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M. Bakri Musa

Seeing Malaysia My Way

My Photo
Location: Morgan Hill, California, United States

Malaysian-born Bakri Musa writes frequently on issues affecting his native land. His essays have appeared in the Far Eastern Economic Review, Asiaweek, International Herald Tribune, Education Quarterly, SIngapore's Straits Times, and The New Straits Times. His commentary has aired on National Public Radio's Marketplace. His regular column Seeing It My Way appears in Malaysiakini. Bakri is also a regular contributor to th eSun (Malaysia). He has previously written "The Malay Dilemma Revisited: Race Dynamics in Modern Malaysia" as well as "Malaysia in the Era of Globalization," "An Education System Worthy of Malaysia," "Seeing Malaysia My Way," and "With Love, From Malaysia." Bakri's day job (and frequently night time too!) is as a surgeon in private practice in Silicon Valley, California. He and his wife Karen live on a ranch in Morgan Hill. This website is updated twice a week on Sundays and Wednesdays at 5 PM California time.

Wednesday, March 18, 2009

Towards A Competitive Malaysia # 95

Chapter 13: Deteriorating Institutions

The Civil Service

If I were to survey the top 100 civil servants, I would likely find the following: they are overwhelmingly Malays, liberal arts graduates of local public universities, and joined the organization immediately upon graduation. They have no or minimal experience outside of government (excluding pseudo private entities like GLCs and local public universities). The only publications they regularly read are local newspapers. Most have limited comprehension of English, and magazines like the Economist and Harvard Business Review or professional journals pertaining to their field are foreign to them. They have probably never read a book within the last few years.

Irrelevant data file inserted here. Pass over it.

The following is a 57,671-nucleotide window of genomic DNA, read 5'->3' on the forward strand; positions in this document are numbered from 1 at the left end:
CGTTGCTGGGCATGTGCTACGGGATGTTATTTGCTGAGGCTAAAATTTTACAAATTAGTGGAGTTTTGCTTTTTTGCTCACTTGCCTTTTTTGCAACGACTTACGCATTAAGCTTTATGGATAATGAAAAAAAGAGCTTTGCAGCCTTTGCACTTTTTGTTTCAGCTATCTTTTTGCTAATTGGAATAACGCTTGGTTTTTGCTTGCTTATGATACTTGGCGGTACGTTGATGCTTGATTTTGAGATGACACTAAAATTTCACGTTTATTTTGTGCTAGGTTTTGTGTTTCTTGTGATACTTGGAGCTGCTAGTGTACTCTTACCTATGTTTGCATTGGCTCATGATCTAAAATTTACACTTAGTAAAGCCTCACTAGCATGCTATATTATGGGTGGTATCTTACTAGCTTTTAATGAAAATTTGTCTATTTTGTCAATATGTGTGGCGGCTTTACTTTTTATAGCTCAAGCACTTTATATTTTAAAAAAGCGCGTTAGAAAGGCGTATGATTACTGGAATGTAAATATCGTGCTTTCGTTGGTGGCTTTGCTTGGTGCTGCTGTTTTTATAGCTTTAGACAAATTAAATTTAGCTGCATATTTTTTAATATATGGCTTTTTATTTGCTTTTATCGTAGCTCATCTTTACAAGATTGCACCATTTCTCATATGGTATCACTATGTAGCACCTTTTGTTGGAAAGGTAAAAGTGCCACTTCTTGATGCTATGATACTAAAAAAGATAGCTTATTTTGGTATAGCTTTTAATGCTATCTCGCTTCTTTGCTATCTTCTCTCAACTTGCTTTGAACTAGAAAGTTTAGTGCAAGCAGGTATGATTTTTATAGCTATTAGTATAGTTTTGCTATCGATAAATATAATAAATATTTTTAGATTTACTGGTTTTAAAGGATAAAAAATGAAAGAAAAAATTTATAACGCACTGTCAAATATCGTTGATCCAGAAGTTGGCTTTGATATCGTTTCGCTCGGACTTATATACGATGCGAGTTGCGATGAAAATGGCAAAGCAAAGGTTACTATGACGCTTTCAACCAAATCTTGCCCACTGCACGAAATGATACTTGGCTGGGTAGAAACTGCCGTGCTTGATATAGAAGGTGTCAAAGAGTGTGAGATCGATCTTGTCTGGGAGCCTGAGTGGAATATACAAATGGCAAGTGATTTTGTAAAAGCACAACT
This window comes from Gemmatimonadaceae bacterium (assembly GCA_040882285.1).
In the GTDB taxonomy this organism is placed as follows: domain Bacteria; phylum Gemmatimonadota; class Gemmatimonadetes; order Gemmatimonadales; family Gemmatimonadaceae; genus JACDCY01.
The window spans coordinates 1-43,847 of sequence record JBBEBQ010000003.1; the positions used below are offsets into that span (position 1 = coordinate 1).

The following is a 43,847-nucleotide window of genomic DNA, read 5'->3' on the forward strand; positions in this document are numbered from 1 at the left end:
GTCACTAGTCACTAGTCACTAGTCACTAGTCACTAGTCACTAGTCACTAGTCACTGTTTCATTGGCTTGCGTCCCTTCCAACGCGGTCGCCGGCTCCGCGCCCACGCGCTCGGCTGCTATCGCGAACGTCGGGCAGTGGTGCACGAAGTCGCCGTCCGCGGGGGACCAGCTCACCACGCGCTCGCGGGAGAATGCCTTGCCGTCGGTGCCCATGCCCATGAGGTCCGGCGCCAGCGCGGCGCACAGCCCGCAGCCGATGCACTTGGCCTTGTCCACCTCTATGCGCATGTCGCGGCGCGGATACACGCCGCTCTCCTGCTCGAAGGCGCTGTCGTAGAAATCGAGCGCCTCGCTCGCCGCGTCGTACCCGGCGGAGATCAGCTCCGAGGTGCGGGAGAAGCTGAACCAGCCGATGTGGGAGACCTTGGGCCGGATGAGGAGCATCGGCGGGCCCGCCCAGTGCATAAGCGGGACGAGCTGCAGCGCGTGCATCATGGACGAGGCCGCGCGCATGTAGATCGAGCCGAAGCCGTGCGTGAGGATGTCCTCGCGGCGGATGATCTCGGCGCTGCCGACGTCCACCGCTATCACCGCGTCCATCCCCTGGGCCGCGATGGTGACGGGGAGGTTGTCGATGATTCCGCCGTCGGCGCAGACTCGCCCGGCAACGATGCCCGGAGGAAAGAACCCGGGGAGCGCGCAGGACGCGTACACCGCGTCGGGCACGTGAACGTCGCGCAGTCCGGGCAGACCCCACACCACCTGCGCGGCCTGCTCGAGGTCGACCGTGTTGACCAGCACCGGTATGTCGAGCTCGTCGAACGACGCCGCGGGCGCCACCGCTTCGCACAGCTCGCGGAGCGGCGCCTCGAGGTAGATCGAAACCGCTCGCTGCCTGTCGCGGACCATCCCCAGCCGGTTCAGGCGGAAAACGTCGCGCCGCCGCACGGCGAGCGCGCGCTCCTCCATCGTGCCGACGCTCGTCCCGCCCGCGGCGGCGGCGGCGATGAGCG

Unlike senior executives in the private sector, they do not own a laptop; their secretaries still type their memos and write or reply their e-mails. When these officials go out of town, they are completely out of touch with their offices. These civil servants are frequently rotated; they have little expertise in specific areas. They may be at Tourism Ministry one year, then Health or Defense the next; there is no specialization. With a strict seniority system, civil servants do not reach the top until they are within a few years of their retirement. Then they would be preoccupied not with running their agencies but lobbying for their post-retirement careers. As promotions are strictly from within, there is no infusion of fresh talent at the upper levels, making the civil service very insular.

A reflection of the caliber of these senior civil servants is that few are sought after by the private sector when they retire. The private sector does not value their skills and experiences. If indeed they were hired by the private sector it is for lobbying their former colleagues.

Many have graduate degrees from good foreign universities, but lacking experience elsewhere and after decades in the civil service, they have internalized its stultifying work culture. They have to in order to survive.

The civil service is also very bloated, with over a million civil servants for a population of 25 million. As it is essentially a Malay organization, the reference population should be that of Malays: 13 million. The civil service is overwhelmingly Malay in culture and psyche.

Reforming the civil service means addressing the twin issues of bloat and insularity. With the government expanding its reach and taking over what should rightly be the realm of the private sector, this bloat will only get worse. With thousands of unemployed local graduates, the government is under tremendous political pressure to employ them, and Abdullah Badawi has responded to this by filling in and creating vacancies in the civil service. He has also expanded his cabinet to 33, with each ministry needing its own hordes of civil servants.

Reduce the civil service by at least 20-25 percent; that would streamline the government and make it efficient. This magnitude of reduction would send a very strong message to those remaining to shape up.